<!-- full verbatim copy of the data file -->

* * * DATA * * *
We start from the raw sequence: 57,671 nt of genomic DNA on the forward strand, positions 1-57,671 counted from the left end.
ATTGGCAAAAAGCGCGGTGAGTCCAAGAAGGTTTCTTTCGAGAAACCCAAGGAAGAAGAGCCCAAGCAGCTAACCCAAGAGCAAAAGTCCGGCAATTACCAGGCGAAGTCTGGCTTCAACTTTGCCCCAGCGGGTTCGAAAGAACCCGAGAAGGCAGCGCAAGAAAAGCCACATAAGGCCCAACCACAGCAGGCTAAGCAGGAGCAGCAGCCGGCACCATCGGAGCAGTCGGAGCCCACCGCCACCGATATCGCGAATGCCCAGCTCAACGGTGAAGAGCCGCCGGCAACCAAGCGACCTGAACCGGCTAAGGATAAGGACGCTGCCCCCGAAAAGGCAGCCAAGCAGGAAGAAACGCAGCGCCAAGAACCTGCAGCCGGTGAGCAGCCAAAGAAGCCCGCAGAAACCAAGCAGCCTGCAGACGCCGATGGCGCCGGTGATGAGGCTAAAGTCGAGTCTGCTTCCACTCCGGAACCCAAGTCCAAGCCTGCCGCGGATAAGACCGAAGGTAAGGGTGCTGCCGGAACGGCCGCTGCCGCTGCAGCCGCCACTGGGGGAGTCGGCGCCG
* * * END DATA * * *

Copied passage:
We start from the raw sequence: 57,671 nt of genomic DNA on the forward strand, positions 1-57,671 counted from the left end.
ATTGGCAAAAAGCGCGGTGAGTCCAAGAAGGTTTCTTTCGAGAAACCCAAGGAAGAAGAGCCCAAGCAGCTAACCCAAGAGCAAAAGTCCGGCAATTACCAGGCGAAGTCTGGCTTCAACTTTGCCCCAGCGGGTTCGAAAGAACCCGAGAAGGCAGCGCAAGAAAAGCCACATAAGGCCCAACCACAGCAGGCTAAGCAGGAGCAGCAGCCGGCACCATCGGAGCAGTCGGAGCCCACCGCCACCGATATCGCGAATGCCCAGCTCAACGGTGAAGAGCCGCCGGCAACCAAGCGACCTGAACCGGCTAAGGATAAGGACGCTGCCCCCGAAAAGGCAGCCAAGCAGGAAGAAACGCAGCGCCAAGAACCTGCAGCCGGTGAGCAGCCAAAGAAGCCCGCAGAAACCAAGCAGCCTGCAGACGCCGATGGCGCCGGTGATGAGGCTAAAGTCGAGTCTGCTTCCACTCCGGAACCCAAGTCCAAGCCTGCCGCGGATAAGACCGAAGGTAAGGGTGCTGCCGGAACGGCCGCTGCCGCTGCAGCCGCCACTGGGGGAGTCGGCGCCG